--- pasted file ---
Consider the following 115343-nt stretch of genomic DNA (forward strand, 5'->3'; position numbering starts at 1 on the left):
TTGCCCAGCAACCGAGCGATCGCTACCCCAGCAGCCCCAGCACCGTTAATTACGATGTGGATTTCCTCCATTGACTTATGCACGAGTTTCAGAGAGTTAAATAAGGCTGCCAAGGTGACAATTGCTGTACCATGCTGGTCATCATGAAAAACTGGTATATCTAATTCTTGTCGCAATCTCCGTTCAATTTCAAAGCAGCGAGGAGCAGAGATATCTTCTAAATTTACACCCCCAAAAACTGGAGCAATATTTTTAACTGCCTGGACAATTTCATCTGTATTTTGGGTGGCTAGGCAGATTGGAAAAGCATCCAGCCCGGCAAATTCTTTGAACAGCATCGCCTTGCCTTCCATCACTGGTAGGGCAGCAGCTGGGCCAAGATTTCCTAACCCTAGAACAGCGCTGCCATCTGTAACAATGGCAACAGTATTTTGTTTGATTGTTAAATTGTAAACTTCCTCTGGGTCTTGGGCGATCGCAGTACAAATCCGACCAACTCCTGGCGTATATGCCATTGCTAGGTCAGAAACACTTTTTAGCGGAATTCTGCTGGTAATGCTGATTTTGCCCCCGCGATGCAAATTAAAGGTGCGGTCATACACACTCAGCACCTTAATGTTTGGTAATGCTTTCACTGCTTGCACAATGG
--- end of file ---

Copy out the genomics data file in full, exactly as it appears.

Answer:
Consider the following 115343-nt stretch of genomic DNA (forward strand, 5'->3'; position numbering starts at 1 on the left):
TTGCCCAGCAACCGAGCGATCGCTACCCCAGCAGCCCCAGCACCGTTAATTACGATGTGGATTTCCTCCATTGACTTATGCACGAGTTTCAGAGAGTTAAATAAGGCTGCCAAGGTGACAATTGCTGTACCATGCTGGTCATCATGAAAAACTGGTATATCTAATTCTTGTCGCAATCTCCGTTCAATTTCAAAGCAGCGAGGAGCAGAGATATCTTCTAAATTTACACCCCCAAAAACTGGAGCAATATTTTTAACTGCCTGGACAATTTCATCTGTATTTTGGGTGGCTAGGCAGATTGGAAAAGCATCCAGCCCGGCAAATTCTTTGAACAGCATCGCCTTGCCTTCCATCACTGGTAGGGCAGCAGCTGGGCCAAGATTTCCTAACCCTAGAACAGCGCTGCCATCTGTAACAATGGCAACAGTATTTTGTTTGATTGTTAAATTGTAAACTTCCTCTGGGTCTTGGGCGATCGCAGTACAAATCCGACCAACTCCTGGCGTATATGCCATTGCTAGGTCAGAAACACTTTTTAGCGGAATTCTGCTGGTAATGCTGATTTTGCCCCCGCGATGCAAATTAAAGGTGCGGTCATACACACTCAGCACCTTAATGTTTGGTAATGCTTTCACTGCTTGCACAATGG